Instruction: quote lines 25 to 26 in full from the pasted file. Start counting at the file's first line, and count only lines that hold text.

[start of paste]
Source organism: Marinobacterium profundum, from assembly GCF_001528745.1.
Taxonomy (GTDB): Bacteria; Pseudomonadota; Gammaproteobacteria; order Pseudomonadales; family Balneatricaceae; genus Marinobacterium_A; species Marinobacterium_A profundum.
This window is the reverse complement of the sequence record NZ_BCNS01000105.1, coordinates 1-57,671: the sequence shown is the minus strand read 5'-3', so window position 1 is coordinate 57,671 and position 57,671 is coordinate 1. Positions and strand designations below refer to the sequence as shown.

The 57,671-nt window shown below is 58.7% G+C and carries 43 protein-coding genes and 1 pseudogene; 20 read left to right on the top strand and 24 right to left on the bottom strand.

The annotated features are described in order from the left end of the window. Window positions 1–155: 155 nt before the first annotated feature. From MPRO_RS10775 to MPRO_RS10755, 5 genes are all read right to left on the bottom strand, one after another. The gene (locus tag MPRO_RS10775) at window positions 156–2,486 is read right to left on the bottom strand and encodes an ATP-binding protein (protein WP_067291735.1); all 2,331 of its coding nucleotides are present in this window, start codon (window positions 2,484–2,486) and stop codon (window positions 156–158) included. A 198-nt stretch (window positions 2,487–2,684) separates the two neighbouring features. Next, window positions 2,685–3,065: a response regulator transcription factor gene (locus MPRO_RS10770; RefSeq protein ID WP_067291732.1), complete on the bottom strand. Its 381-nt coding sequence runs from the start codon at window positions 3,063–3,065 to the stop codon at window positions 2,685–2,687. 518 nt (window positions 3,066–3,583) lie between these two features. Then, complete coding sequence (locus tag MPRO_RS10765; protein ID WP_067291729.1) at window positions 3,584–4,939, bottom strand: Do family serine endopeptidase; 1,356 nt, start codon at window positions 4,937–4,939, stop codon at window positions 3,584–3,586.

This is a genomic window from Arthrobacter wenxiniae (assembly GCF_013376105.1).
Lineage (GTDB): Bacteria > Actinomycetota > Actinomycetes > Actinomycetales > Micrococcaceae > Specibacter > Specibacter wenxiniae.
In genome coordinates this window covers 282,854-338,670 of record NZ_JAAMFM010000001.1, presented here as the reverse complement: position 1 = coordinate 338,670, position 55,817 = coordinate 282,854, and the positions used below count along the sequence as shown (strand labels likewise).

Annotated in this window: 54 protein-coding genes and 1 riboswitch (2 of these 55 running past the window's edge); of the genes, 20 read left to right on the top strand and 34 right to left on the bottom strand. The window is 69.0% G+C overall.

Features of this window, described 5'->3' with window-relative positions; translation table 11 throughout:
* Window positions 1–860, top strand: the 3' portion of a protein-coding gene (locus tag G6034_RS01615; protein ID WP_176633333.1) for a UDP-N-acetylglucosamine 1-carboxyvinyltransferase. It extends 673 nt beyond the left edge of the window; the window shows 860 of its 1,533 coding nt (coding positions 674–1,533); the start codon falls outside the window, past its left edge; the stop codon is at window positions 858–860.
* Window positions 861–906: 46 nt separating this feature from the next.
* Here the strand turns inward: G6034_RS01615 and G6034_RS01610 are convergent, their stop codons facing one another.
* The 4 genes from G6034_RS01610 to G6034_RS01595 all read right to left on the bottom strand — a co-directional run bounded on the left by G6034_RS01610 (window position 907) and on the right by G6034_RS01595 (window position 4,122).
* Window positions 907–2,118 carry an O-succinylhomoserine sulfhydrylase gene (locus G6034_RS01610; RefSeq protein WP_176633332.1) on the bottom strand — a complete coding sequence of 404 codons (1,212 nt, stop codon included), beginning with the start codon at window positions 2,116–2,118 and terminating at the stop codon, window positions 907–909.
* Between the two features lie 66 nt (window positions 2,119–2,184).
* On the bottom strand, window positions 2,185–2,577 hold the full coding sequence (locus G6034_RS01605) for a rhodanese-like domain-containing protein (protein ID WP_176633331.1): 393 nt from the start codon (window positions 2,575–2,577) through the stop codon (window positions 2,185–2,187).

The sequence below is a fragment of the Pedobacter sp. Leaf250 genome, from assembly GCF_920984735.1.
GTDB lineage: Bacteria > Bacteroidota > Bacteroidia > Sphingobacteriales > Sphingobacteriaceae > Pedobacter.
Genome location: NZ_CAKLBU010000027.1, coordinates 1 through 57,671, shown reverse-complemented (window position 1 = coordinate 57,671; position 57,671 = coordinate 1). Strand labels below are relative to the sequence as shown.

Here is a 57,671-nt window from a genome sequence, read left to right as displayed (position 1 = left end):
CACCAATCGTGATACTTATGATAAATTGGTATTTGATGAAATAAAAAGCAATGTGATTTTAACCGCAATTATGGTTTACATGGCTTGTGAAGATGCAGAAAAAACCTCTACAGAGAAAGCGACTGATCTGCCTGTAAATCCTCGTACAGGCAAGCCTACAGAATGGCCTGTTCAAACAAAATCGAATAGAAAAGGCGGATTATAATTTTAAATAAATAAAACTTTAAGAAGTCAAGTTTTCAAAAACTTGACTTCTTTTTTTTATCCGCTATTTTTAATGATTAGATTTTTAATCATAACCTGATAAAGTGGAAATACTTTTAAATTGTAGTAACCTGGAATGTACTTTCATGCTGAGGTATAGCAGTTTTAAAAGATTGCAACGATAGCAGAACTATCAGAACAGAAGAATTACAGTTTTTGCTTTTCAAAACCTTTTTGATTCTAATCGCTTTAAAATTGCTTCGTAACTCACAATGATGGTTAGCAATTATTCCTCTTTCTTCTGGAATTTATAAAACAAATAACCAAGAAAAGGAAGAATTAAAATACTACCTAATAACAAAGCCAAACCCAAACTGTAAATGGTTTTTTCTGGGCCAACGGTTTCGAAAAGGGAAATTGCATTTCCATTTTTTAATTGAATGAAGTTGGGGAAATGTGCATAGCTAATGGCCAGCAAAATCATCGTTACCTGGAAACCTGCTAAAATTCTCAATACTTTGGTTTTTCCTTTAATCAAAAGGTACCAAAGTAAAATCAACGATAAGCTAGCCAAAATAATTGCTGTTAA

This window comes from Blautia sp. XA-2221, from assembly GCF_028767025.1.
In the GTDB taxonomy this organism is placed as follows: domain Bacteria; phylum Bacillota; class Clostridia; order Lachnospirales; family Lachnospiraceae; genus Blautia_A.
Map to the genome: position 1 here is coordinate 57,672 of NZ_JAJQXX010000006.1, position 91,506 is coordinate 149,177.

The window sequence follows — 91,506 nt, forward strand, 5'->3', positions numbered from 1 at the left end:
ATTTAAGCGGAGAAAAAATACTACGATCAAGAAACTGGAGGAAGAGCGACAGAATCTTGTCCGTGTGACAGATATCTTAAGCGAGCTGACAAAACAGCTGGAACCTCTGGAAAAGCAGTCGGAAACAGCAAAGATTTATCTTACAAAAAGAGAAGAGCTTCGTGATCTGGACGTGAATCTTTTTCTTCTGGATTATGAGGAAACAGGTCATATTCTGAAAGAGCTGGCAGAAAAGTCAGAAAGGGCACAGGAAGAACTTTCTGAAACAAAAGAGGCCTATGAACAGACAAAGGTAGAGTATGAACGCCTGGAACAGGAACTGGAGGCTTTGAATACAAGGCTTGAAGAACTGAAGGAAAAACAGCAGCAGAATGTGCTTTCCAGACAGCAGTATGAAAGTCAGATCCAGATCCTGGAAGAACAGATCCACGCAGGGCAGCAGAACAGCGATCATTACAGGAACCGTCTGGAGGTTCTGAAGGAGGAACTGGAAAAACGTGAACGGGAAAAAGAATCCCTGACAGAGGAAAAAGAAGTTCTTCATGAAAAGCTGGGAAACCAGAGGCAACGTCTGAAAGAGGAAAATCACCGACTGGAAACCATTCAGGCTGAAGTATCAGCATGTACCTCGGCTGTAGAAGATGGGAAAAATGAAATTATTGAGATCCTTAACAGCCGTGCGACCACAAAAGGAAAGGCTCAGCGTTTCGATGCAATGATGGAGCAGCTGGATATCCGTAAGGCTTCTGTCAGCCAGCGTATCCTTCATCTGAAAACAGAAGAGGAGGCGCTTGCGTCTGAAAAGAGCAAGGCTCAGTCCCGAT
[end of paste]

Map to the genome: position 1 here is coordinate 57,672 of NZ_JAJQXX010000006.1, position 91,506 is coordinate 149,177.

The window sequence follows — 91,506 nt, forward strand, 5'->3', positions numbered from 1 at the left end: